Flashcards in Pharmacokinetics II Deck (16):
What is the purpose of metabolism (biotransformation)?
- decrease lipid solubility (i.e., make a drug more water soluble)
- increase ionization
What event is caused by biotransformation?
increased body excretion
What are three mechanisms/purposes of biotransformation?
- lipophilic --> hydrophilic
- active drug --> metabolite
(metabolites can act as an active drug, active toxicant, or be inactive)
- pro-drug --> active drug
How does metabolism occur?
- reactions include oxidation (CYP 450), reduction, deamination, and hydrolysis
- reactions that involve addition (i.e., conjugation) of subgroups to -OH, -NH2, and -SH functional groups on a drug molecule
What is biotransformation?
- process by which chemicals (drugs) are modified by the organism
- usually occurs by enzymatic reaction
- present for endogenous as well as exogenous substrates (vitamins, steroids, hormones, drugs, etc.)
What are three mechanisms of metabolism (alteration of drug)?
- lipophilic to hydrophilic
- first pass effect (oral administration)
- cytochrome P450
Why is biotransformation necessary?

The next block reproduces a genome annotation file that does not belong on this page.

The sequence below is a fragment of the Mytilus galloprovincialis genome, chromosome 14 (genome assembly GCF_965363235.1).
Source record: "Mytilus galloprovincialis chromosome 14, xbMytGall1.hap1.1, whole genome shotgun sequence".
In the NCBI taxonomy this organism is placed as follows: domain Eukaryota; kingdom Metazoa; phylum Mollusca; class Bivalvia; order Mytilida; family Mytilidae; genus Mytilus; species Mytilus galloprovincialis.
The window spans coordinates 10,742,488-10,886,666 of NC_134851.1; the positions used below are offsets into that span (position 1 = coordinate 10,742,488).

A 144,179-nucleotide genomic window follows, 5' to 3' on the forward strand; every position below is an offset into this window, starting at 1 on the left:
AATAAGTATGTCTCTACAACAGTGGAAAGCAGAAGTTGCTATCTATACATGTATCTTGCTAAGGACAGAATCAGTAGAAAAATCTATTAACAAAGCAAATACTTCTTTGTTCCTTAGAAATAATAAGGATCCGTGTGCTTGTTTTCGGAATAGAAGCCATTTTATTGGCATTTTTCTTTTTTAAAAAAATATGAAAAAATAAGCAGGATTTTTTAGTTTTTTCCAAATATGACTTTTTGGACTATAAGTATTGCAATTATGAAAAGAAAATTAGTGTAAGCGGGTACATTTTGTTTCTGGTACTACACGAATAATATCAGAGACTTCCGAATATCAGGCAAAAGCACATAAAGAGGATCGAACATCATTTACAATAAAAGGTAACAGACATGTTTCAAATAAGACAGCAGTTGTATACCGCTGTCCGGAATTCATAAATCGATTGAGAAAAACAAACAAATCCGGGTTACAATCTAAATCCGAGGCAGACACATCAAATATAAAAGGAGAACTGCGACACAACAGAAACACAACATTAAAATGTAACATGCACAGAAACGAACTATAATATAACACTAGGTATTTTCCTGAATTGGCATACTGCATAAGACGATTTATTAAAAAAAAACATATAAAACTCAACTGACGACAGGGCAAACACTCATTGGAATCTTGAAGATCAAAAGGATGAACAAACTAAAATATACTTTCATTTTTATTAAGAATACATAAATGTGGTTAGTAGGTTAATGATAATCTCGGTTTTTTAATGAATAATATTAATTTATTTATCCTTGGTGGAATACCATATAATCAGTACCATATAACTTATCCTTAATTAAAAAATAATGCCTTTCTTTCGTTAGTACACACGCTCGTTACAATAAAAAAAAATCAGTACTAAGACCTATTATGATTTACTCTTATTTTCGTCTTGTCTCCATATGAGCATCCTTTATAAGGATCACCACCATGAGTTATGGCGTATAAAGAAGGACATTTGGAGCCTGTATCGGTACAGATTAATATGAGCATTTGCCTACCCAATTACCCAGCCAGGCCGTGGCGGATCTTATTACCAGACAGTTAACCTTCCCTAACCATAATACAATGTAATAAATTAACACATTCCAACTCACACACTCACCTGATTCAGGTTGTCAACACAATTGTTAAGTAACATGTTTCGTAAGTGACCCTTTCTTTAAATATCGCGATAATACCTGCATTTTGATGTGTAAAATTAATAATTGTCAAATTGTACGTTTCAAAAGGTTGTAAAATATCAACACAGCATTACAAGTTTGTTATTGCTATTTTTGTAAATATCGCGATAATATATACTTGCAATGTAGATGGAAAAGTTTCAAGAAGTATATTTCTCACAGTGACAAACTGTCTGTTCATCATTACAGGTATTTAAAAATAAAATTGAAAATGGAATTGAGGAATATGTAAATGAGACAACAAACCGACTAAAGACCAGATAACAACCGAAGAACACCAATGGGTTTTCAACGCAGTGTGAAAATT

If no biotransformation, drugs/substances will stay in body for much longer; biotransformation can eliminate them from the body in hours
How does the first-pass effect, and subsequent liver passes, affect a drug?
the drug passes through the liver several times, more and more gets metabolized and eventually eliminated
What is path of blood circulation (first-pass)?
Oral administration --> GI Tract --> absorbed into portal vein --> Liver --> Hepatic Vein --> heart --> aorta:
-->hepatic artery --> liver -->....
--> i) celiac artery; ii) superior & inferior mesenteric arteries --> GI Tract -->....
What is the importance of biotransformation?
- a key determinate of therapeutic half-life
- may produce "active metabolite"
- site of "drug-drug interaction" (drugs can increase half life of another drug/increase metabolism, inhibit other drugs, etc.)
- produces toxic metabolites for intermediates
What are the results of biotransformation?
- stops pharmacological effect (of parent drug); with the exception of production of an active metabolite
- restricts distribution (remains in plasma, filtered by kidney)
- facilitates excretion
What are the key organs involved in biotransformation - high capacity?
What are the key organs involved in biotransformation - medium capacity?
intestine, lung, kidneys
What are the key organs involved in biotransformation - low capacity?
skin, testis, placenta, adrenals
*not that significant relative to liver
Is the brain involved in biotransformation?
functional activity of enzymes for metabolism in brain is not clear right now - don't know much